This adaptational interchange between each of us as organisms and our environment is a supple interchange. In order to adapt, sometimes the organism makes the environment give in and yield its benefits to the organism; it controls and orders the environment in an aggressive way so that the environment is made to adapt to the organism and its needs. Animals build nests, construct dams, or burrow holes in order to adapt beneficially with what the environment presents them. Animals have mandibles, beaks, or teeth to break down substances in the environment so that they can be assimilated into that organism's system. That's one way that somatic beings of any and all species adapt to the environment: by assimilating the environment to their own structures.
But there's another way, and it's a way that flows back in the opposite direction. At times, the only way for a soma to adapt to its environment is by giving in and accommodating itself to the structure of the environment. Obviously, there are some aspects of the environment about us that we cannot change; and if we are to relate to these aspects and profitably adapt with them, we must adapt toaccommodate with-the structure of the environment. There is no way to navigate in water or fly through the air without gradually giving in and developing either fins, gills, and scales or wings, lungs, and feathers. That is the other way that somatic beings of any and all species adapt to the environment: by accommodating themselves to the structures of the environment.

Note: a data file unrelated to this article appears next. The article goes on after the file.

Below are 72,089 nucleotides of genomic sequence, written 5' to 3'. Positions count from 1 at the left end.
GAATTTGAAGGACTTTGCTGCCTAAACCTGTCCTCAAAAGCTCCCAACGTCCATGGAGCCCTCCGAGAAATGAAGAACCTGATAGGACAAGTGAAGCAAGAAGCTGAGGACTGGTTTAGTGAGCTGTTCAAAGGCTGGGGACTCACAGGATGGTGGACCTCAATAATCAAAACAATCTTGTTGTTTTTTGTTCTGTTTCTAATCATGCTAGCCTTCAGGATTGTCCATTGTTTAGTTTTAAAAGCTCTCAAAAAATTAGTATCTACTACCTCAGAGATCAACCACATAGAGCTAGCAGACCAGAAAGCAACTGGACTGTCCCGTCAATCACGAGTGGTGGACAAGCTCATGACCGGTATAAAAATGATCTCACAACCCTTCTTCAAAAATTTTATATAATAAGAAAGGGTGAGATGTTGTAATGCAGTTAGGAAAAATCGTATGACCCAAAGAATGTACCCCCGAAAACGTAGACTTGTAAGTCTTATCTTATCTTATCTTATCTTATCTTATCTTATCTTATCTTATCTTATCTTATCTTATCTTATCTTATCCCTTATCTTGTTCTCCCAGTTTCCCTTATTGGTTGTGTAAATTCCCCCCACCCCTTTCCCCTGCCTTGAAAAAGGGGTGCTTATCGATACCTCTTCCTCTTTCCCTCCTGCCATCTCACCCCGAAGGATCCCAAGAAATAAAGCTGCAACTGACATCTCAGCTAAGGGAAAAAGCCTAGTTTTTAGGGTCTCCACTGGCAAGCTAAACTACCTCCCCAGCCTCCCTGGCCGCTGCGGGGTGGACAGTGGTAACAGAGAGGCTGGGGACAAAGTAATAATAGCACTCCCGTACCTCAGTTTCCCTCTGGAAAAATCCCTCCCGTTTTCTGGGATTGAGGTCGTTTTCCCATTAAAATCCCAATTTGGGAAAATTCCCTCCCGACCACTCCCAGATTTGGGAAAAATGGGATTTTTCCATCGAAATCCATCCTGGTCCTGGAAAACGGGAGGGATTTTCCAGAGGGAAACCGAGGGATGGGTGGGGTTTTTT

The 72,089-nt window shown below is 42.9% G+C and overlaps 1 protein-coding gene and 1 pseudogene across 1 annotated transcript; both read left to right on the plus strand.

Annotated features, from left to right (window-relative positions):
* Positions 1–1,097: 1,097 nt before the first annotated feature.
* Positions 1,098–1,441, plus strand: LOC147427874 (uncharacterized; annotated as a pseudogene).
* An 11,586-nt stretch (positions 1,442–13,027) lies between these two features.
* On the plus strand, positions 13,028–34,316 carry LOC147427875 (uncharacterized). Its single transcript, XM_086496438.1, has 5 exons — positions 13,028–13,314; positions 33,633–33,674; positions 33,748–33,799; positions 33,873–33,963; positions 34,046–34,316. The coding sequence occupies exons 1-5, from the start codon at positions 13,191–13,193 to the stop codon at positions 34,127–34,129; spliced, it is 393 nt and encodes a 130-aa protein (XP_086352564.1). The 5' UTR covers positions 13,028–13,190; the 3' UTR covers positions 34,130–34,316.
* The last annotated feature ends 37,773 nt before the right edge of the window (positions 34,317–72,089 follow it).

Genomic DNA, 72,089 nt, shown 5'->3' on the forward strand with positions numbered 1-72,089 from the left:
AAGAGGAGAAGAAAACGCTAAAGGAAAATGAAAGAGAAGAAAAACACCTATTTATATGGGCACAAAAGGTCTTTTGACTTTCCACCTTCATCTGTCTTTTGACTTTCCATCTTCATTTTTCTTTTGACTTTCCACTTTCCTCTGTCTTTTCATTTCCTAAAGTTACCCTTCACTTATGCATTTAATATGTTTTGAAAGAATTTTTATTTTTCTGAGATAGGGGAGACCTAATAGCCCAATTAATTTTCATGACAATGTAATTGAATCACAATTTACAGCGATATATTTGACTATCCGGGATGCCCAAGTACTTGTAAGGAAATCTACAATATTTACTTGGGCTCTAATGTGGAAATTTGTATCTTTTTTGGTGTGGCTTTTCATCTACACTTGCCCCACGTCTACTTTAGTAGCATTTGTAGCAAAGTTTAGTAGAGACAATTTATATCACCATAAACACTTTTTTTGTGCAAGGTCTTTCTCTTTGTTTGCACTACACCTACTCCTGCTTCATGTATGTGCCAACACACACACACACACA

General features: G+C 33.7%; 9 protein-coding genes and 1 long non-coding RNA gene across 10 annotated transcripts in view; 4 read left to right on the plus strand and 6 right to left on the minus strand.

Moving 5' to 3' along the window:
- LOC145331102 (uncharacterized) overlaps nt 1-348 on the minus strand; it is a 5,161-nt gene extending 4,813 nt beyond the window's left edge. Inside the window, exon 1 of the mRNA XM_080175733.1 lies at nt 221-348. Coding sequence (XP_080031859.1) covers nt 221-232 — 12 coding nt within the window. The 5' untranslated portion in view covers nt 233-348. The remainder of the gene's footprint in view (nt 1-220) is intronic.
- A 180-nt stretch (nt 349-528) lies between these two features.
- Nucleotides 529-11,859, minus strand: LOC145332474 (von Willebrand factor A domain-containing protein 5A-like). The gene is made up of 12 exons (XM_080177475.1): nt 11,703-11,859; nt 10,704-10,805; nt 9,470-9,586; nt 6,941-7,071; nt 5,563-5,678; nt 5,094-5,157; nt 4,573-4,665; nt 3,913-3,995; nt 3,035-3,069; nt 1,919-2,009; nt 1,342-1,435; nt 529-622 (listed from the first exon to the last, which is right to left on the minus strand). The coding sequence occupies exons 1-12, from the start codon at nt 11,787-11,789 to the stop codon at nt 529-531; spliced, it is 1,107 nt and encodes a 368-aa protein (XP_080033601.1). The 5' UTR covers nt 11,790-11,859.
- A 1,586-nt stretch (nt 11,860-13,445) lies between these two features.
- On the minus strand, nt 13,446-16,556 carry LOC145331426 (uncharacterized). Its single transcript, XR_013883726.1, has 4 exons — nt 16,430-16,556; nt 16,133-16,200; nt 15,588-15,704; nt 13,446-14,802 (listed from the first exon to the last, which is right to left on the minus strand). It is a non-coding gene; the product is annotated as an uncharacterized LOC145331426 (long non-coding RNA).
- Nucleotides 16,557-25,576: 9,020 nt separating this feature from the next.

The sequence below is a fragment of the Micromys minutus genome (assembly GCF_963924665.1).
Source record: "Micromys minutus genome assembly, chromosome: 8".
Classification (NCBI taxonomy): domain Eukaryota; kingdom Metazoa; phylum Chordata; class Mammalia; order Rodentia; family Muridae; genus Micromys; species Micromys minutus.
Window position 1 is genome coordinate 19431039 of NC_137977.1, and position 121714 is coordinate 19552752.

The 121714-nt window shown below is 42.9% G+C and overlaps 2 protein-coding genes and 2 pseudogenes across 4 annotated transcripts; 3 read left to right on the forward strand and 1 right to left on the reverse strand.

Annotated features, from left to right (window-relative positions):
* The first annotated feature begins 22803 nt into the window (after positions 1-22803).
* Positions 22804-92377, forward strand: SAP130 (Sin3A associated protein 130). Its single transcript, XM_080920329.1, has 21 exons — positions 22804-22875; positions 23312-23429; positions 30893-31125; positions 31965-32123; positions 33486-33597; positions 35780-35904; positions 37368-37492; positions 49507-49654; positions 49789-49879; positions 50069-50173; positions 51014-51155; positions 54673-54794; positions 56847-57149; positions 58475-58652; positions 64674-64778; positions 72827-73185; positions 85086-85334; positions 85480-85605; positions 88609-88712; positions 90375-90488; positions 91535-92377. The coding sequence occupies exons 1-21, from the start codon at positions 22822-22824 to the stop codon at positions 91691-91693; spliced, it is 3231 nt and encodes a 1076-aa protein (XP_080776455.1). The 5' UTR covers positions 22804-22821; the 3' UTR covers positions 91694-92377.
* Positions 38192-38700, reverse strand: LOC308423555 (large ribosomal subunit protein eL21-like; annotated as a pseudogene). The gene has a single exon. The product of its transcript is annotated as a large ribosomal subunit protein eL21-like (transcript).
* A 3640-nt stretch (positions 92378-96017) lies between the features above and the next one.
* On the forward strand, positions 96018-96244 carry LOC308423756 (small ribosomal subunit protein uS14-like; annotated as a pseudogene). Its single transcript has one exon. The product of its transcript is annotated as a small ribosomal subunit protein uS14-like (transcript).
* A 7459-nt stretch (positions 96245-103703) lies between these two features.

So far, so good: the name of the game of life is adaptation. Adaptation between pulsing somas and their environment can sometimes happen through assimilation of the environment or through accommodation to the environment.
But these commonplace observations about the rules of life might not carry us very far, except for what some very groovy biologists have discovered during the last few decades. I'm referring to those fascinating scientists who call themselves ethologists. Maybe you have heard of Konrad Lorenz, Niko Tinbergen, or Irendus Eibl-Eibesfeldt: they are major researchers in ethology. Or perhaps you have seen the very readable and popular books of Robert Ardrey and Desmond Morris; they have helped spread the fascinating news about ethology.